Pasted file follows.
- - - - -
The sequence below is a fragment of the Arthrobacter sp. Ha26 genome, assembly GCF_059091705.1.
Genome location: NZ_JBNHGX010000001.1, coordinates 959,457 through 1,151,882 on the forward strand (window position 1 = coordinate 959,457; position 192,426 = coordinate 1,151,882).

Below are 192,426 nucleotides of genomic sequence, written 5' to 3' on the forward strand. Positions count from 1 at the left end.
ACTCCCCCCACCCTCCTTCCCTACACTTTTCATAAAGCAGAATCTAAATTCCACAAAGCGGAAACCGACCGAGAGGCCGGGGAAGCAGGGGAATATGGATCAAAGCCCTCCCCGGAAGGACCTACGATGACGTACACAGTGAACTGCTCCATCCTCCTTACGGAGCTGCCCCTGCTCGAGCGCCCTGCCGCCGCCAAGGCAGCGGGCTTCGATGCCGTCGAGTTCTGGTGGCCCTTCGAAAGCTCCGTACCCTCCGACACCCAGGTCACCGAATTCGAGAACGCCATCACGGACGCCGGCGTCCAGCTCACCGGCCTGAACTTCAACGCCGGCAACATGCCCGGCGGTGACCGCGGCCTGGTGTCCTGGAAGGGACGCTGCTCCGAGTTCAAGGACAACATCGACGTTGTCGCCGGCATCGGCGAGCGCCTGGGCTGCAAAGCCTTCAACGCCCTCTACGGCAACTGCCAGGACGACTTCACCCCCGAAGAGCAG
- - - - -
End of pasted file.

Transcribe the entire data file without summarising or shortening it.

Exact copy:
The sequence below is a fragment of the Arthrobacter sp. Ha26 genome, assembly GCF_059091705.1.
Genome location: NZ_JBNHGX010000001.1, coordinates 959,457 through 1,151,882 on the forward strand (window position 1 = coordinate 959,457; position 192,426 = coordinate 1,151,882).

Below are 192,426 nucleotides of genomic sequence, written 5' to 3' on the forward strand. Positions count from 1 at the left end.
ACTCCCCCCACCCTCCTTCCCTACACTTTTCATAAAGCAGAATCTAAATTCCACAAAGCGGAAACCGACCGAGAGGCCGGGGAAGCAGGGGAATATGGATCAAAGCCCTCCCCGGAAGGACCTACGATGACGTACACAGTGAACTGCTCCATCCTCCTTACGGAGCTGCCCCTGCTCGAGCGCCCTGCCGCCGCCAAGGCAGCGGGCTTCGATGCCGTCGAGTTCTGGTGGCCCTTCGAAAGCTCCGTACCCTCCGACACCCAGGTCACCGAATTCGAGAACGCCATCACGGACGCCGGCGTCCAGCTCACCGGCCTGAACTTCAACGCCGGCAACATGCCCGGCGGTGACCGCGGCCTGGTGTCCTGGAAGGGACGCTGCTCCGAGTTCAAGGACAACATCGACGTTGTCGCCGGCATCGGCGAGCGCCTGGGCTGCAAAGCCTTCAACGCCCTCTACGGCAACTGCCAGGACGACTTCACCCCCGAAGAGCAG